Terence Friedlander

Terence Friedlander
About Terence Friedlander

Investigation of genomic mechanisms of androgen biosynthesis inhibitor resistance in castration resistant prostate cancer

In most cases the first line of therapy for patients with prostate cancer is Androgen Deprivation Therapy (ADT). ADT aims to deplete the levels of androgens, the male hormones that bind to their receptor (Androgen Receptor-AR) and drive prostate cancer progression. One of the medications used for ADT is the recently FDA-approved Abiraterone (Zytiga) which targets the biosynthesis of androgens in the adrenal glands and more importantly, in the tumor itself. Though patients respond well to Abiraterone and other ADT medications, almost all develop resistance to this therapy and their cancers progress. This stage of treatment resistance is termed castration resistant prostate cancer (CRPC). CRPC is hypothesized to develop due to either 1) the increased production of androgens by the tumor itself, or 2) mutations in the AR that make it independent of the presence/absence of androgens.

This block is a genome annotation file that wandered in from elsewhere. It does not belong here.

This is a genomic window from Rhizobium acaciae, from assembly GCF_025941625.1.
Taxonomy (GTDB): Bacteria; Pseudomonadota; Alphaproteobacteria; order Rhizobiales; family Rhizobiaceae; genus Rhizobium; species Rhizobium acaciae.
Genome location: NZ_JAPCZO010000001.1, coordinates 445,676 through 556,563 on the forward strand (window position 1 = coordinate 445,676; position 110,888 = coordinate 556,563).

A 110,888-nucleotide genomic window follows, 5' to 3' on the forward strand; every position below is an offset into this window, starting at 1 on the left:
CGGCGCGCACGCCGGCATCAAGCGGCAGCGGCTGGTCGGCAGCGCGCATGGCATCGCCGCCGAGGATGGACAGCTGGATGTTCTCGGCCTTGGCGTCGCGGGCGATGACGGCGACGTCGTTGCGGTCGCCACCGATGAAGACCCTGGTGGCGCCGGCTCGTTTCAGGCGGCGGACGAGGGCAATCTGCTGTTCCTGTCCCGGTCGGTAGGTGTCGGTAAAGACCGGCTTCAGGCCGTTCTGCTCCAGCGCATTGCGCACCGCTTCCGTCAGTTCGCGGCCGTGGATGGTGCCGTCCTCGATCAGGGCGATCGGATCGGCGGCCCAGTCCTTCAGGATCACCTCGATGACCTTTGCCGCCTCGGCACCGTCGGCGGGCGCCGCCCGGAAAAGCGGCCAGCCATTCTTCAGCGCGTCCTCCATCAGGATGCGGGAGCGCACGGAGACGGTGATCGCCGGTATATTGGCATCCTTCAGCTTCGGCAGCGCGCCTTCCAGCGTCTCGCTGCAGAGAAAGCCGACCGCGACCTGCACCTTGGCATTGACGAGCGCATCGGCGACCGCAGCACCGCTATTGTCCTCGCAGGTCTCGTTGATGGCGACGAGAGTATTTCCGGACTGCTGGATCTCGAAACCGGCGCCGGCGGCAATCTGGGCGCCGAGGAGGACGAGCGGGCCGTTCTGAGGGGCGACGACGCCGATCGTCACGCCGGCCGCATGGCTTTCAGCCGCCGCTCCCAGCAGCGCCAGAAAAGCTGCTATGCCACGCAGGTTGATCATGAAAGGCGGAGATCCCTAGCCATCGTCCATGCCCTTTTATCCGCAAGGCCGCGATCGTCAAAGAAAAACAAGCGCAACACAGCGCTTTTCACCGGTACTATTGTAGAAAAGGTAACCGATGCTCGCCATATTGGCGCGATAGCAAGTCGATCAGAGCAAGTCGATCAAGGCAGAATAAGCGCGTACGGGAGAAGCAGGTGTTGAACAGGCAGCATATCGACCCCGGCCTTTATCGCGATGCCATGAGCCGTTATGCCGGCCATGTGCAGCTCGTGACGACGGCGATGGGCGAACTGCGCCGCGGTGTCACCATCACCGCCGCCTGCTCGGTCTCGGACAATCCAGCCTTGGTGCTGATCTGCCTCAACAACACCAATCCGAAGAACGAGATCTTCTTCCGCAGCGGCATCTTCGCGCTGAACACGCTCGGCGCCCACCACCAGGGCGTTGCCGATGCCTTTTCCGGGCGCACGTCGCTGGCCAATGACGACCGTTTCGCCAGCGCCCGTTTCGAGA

Dr. Terence Friedlander proposes to investigate the specific genetic changes in prostate cancer cells that occur during the development and progression of castration resistance. He will determine whether CRPC is mediated by the upregulation of androgen synthesis by the tumors or whether castration resistance is mediated by androgen-independent AR activity. During the course of these investigations, Dr. Friedlander will conduct two separate clinical trials: one that evaluates the effectiveness of using an increased-dose of abiraterone in men who have developed resistance to standard-dose abiraterone, and a second trial that evaluates the effect of treating men with abiraterone resistance, with a new hormonal medication called ARN-509. Dr. Friedlander will collect metastatic tumor biopsies and circulating tumor cells from these patients to evaluate the precise mechanisms underlying abiraterone resistance. A better understanding of the mechanisms that cause CRPC development will allow clinicians to optimize and sequence the new therapies available for the treatment of CRPC.


The 2012 Lowell Milken – PCF Young Investigator Award

Terence Friedlander, MD

University of California, San Francisco


Charles Ryan, MD and Pamela Paris, PhD